Wonder Woman: a superhero of a female bildungsroman. (Non-review movie review!)

We went to see Wonder Woman on Tuesday night.

 

 

When I say that this is not a real movie review, I really mean it. I’m in no way equipped to say everything that needs to be said about this excellent film. I could say that its writing, direction, casting, acting, film score, cinematography, costumes, et cetera are superb, and call it a day. It’s for the real film reviewers to elaborate on all of that, as I’m sure they have.

No, I’m only here to offer my personal reaction and observations, beginning with the women’s training, sparring, and battle scenes. (Those of you who know me are shocked, I’m sure!)

Be that as it may. Starting from there, here are my three main thoughts about Wonder Woman:

1). In making Wonder Woman, Patty Jenkins didn’t hold back. She directed the women to fight the way actual, trained women fight: brutally. Trained female fighters are fearless and capable of taking tons of pain and punishment, and Jenkins hands the general population this reality with no-big-deal nonchalance. How refreshing and unexpected it was to see these women training and sparring like they were actually trying to kill each other.

 

 

2). It’s with this same deftness that Jenkins merges the film’s worlds in time and dimension without skipping a beat, at the same time crossing Wonder Woman over multiple genres. With its tight, complex plot, this film has something for everyone. You want to watch a movie about ancient western mythology? Wonder Woman. You want to watch a superhero movie? Wonder Woman. You want to watch a Great War movie? Wonder Woman. You want to watch a drama with a little comedy thrown in? An action/adventure flick? How about a martial arts action flick? Wonder Woman.

(About that last: you want to watch real-life tough, highly trained, battle-scarred badass women warriors facing off in real-life action? Watch MMA.)

 

 

3). The film is really all of the above, but the way I see it, Wonder Woman is, at its core, a female bildungsroman presented in a superhero framework, a coming-of-age story ending with the protagonist fully realizing who she is. Literally. It’s maybe too easy in this regard, but it works. The result is breathtaking. First of all, the notion of a female bildungsroman disguised as a superhero movie is, in itself, brilliant.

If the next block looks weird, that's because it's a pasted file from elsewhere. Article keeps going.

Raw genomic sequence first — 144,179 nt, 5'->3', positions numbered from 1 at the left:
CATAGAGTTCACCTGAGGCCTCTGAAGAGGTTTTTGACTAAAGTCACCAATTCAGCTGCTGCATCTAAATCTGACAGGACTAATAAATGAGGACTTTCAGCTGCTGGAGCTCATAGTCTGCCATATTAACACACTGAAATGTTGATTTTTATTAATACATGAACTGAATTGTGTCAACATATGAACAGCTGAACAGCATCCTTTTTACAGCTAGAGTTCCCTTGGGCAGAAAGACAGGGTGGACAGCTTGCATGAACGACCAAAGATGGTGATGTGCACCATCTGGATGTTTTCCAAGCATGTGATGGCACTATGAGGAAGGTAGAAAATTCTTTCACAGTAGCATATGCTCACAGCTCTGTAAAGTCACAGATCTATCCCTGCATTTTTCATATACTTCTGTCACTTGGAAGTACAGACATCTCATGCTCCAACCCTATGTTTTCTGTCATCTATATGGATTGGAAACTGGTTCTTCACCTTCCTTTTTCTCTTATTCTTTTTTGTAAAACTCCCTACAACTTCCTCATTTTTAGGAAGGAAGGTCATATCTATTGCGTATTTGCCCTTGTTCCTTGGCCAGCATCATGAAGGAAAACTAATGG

Directed by anyone other than Patty Jenkins, Wonder Woman might have turned out to be another one-dimensional superhero flick. In Jenkins’ hands, Diana did not come out to be a sword-wielding piece of ass in a short skirt, and neither did the Amazons. Diana is the hero, contingent on nothing, peripheral to no one.

What there is to drool over here is a well-crafted film that’s already a classic.

Not to mention, the battle-scene fight sequence choreography is stunning.

The Nice Guys (Another informal review that’s not a review.)

The Nice Guys. The Nice Guys are Russell Crowe and Ryan Gosling, and from the title you know that their characters are either a). literally nice guys, or b). guys with nice-guy hearts buried somewhere deep in a flailing chaos of beating people up and sometimes killing them.

Of the movie’s various brands of humor, at least one will make someone in the audience laugh at least once. In my book, this signifies a successful comedy: make everyone in the audience bust up laughing at least once. When we went to see it, everyone laughed more than once, including us.

What the Nice Guys lack in aplomb, they make up for with dumb luck, and it is hilarious. The last time a dubious (yet strangely compatible) pair of investigators made us laugh like that was in Rush Hour. If Rush Hour had a grittier, hard-boiled cousin, it would be The Nice Guys.

 

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The writing is smart and crisp, the acting is effortless, and the fight scenes are interesting, with plenty of elbows thrown. Refreshingly, there were more elbow strikes than punches, fight scene choreography reflecting our growing public enthusiasm for Mixed Martial Arts (MMA). I’m not sure if this counts as an anachronism, but I certainly enjoyed it. It’s about time Hollywood realizes that elbows are more practical weapons than fists in street fights.

If you’re a fan of Russell Crowe, Ryan Gosling, Rush Hour, comedies, action flicks, or 70’s-ass suits and ‘staches, you might find it worth your while to catch The Nice Guys while you can.